For the Gortex Crowd
The area offers a host of outdoor activities: skiing on Mt. Ashland, rafting and jet boating on the Rogue River, fishing everywhere, and bike races, including the Table Rock Road Race. Mountain biking is especially popular, and trail maps are available.
Running is another popular activity, and each year the USA Trail Marathon Run takes place on the Lithia Loop Trail on the same November weekend as the Food and Wine Classic (one guesses that the runners need that refueling after their efforts).
For jet boating, visitors go to Grant’s Pass, north of Ashland. There the Hells Gate boats take people on an exciting ride through Hells Gate Canyon made famous by the Meryl Streep film The River Wild. It’s fast, exuberant and wet.
Rafting trips can range from an afternoon to three or more days, during which rafters camp or stay at the wilderness lodges along the Rogue River. Rogue Wilderness Adventures (wildrogue.com) offers the full gamut.
The area is known for its fishing. There are chinook salmon runs in spring and fall, and steelhead trout fishing offers excitement in the summer. Some RV parks are located near lakes and streams where fishing is available.
For History Buffs
Jacksonville is the historical center of the Rogue Valley. Located just a few miles northwest of Ashland and south of Medford, it was a gold mining town. Some enterprising folks discovered they could grow excellent pears there as well, and when the miners got lonely they advertised for brides back East, promising them an orchard and a Victorian home. To be sure of the latter, they purchased prefabricated homes that came out on the same trains that brought the women to Oregon. These lovely Victorian homes still grace the streets of pretty Jacksonville.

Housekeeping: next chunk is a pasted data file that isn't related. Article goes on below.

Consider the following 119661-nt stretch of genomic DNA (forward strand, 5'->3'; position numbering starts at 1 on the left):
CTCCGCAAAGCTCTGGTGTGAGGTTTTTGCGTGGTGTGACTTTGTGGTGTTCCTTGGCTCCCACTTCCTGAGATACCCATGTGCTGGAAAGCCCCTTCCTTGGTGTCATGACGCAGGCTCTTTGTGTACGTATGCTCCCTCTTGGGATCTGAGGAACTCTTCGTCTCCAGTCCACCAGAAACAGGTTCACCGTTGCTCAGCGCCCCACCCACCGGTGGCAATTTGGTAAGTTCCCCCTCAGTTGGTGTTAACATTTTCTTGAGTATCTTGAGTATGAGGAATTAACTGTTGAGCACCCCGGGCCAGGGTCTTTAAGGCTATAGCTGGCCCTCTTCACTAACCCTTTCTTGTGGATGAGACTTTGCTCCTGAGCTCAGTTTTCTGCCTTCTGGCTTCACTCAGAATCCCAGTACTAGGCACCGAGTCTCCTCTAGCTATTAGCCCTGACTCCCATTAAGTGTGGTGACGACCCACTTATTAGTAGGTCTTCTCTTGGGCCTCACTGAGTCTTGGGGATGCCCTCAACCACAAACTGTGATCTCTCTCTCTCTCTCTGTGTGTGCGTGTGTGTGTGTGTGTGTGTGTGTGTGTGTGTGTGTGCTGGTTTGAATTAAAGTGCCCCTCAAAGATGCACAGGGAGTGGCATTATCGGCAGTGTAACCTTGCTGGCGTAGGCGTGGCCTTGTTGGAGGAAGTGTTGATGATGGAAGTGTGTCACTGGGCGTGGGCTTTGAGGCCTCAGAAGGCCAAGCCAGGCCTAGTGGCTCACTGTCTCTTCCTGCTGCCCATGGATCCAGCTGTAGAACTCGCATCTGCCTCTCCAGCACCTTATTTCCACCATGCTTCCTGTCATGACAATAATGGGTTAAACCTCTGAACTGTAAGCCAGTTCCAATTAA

Once the county government was relocated away from Jacksonville, the county courthouse was turned into a museum. Many of the displays are centered on Peter Britt, a photographer, and his work. The world famous Britt Music Festival is named after him.
Ashland was a major shipping center in the heyday of the railroads. While passenger trains no longer come through, the railroad line is now the heart of Ashland’s historic district, with many new shops, cafes, and art studios luring in those strolling its colorful streets.
Another interesting part of the history was the attempt after World War II to create another state made up of southern Oregon and part of northern California. The locals felt they had more in common with each other than the rest of either state. They proposed calling the new state Jefferson. While the states and federal government put an end to the incipient secession, local radio personalities still refer to their locality as Jefferson State, and scientists use the term to refer to the bioregion.
All in all, southern Oregon has much going for it. The beautiful, often snowcapped mountains, and the Rogue River, which is one of the “wild and scenic rivers” protected by Congress, add a beautiful backdrop to the wide diversity of activities available. As I said, you stand no chance of being bored.
Andrea Granahan is a writer who lives in Bodega, California.